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From Allen Wittenauer <awittena...@linkedin.com>
Subject Re: monit? daemontools? jsvc? something else?
Date Thu, 06 Jan 2011 19:20:54 GMT

On Jan 6, 2011, at 12:39 AM, Otis Gospodnetic wrote:
>>    In the case of Hadoop,  no.  There has usually been at least a core dump, 
>> message in syslog,  message in datanode log, etc, etc.   [You *do* have cores 
>> enabled,  right?]
> Hm, "cores enabled".... what do you mean by that?  Are you referring to JVM heap 
> dump -XX JVM argument (-XX:+HeapDumpOnOutOfMemoryError)?  If not, I'm all 
> eyes/ears!

	I'm talking about system level core dumps. i.e., ulimit -c and friends.  [I'm much more of
a systems programmer than a java guy, so ... ] You can definitely write Java code that will
make the JVM crash due to misuse of threading libraries.  There are also CPU, kernel, and
BIOS bugs that I've seen that cause the JVM to crash. Usually jstack or a core will lead the
way to a patching the system to work around these issues. 

>>    We also have in place a monitor that checks  the # of active nodes.  If it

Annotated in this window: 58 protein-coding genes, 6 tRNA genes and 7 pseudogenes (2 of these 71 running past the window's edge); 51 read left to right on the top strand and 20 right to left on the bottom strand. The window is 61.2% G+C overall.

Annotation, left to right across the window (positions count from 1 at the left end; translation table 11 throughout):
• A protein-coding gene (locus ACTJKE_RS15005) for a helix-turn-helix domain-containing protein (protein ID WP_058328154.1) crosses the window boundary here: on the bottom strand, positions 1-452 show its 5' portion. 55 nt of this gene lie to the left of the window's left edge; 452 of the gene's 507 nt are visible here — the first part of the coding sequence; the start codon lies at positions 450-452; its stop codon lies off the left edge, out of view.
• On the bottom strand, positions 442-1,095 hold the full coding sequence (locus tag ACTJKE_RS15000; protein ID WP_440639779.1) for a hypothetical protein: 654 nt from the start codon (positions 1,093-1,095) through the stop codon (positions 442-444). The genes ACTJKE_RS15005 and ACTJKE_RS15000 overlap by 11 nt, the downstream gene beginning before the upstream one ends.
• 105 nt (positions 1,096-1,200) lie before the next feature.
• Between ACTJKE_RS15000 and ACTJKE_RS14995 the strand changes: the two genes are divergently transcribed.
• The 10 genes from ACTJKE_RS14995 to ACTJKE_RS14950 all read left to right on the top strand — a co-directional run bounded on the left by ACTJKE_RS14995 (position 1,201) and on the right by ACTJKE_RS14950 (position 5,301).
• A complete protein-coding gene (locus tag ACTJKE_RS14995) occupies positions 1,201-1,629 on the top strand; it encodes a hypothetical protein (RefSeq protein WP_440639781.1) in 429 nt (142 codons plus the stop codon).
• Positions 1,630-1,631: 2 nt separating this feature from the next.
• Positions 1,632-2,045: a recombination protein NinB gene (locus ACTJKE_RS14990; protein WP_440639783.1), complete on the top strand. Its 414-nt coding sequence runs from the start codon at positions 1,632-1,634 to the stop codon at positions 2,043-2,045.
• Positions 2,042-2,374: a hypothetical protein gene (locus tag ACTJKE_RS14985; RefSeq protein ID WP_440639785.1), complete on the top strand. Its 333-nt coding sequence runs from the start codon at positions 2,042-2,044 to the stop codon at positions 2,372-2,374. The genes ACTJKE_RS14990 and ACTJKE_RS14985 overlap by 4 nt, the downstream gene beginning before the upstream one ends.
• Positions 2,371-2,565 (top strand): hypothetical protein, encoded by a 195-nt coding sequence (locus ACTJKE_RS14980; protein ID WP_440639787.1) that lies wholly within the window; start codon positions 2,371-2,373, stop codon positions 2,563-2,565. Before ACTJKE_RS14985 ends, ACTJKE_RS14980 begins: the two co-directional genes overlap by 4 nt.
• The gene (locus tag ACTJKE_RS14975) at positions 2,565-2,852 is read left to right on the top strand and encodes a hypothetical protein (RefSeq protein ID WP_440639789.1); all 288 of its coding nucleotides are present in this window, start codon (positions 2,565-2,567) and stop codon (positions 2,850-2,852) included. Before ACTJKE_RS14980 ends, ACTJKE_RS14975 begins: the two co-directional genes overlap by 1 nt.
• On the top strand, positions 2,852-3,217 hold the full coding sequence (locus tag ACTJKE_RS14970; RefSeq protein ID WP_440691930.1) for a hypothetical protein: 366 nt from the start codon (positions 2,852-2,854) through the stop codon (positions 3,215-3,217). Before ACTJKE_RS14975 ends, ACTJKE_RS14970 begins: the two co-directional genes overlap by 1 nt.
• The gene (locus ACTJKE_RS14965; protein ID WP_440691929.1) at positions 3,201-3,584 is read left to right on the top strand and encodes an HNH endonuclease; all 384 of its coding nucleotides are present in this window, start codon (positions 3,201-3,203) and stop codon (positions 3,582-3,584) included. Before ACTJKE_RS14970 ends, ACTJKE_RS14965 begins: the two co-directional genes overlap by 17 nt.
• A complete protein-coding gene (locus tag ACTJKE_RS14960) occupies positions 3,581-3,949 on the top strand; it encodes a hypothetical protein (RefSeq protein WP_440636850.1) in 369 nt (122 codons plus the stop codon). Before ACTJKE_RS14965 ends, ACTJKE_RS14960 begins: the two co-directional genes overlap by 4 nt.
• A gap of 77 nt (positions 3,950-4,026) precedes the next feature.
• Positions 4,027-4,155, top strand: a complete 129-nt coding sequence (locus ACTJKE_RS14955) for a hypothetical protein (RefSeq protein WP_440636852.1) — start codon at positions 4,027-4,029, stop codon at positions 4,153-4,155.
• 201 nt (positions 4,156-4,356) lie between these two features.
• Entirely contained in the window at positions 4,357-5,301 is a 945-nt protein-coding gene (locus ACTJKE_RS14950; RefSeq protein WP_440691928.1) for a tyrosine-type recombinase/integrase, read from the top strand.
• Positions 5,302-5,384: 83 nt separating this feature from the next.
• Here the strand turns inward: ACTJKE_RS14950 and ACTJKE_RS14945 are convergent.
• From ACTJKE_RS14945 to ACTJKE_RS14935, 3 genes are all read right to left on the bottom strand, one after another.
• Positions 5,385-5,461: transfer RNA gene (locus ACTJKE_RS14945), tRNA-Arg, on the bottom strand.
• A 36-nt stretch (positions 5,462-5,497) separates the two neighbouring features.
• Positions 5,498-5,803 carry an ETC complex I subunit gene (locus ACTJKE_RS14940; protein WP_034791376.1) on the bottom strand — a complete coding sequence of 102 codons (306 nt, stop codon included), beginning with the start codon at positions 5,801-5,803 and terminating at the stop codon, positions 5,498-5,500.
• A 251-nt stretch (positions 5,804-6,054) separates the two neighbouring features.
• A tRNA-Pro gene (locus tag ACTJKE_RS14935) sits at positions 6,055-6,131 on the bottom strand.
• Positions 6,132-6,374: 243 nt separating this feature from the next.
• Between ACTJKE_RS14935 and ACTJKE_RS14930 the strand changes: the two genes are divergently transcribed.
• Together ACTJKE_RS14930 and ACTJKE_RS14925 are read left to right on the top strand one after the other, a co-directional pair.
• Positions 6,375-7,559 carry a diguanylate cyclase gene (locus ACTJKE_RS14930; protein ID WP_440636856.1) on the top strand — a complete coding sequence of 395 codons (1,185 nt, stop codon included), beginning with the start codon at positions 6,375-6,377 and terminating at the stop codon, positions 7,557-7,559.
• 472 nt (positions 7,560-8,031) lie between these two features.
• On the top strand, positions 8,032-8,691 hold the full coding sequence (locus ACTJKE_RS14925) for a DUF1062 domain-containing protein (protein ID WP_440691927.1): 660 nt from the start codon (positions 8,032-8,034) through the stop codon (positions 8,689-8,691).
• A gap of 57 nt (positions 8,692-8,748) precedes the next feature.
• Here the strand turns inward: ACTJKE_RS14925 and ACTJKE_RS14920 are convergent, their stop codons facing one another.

>> falls below a certain percentage, then we get  alerted and check on them en 
>> masse.   Worrying about one or two nodes going  down probably means you need 
>> more nodes. :D
> That's probably right. :)
> So what do you use for monitoring the # of active nodes?

	We currently have a custom plugin for Nagios that screen scrapes the NN and JT web UI.  When
a certain percentage of nodes dies, we get alerted that we need to take a look and start bringing
stuff back up.  [We used the same approach at Y!, so it does work at scale.]

	I'm hoping to replace this (and Ganglia) with something better over the next year.... ;)
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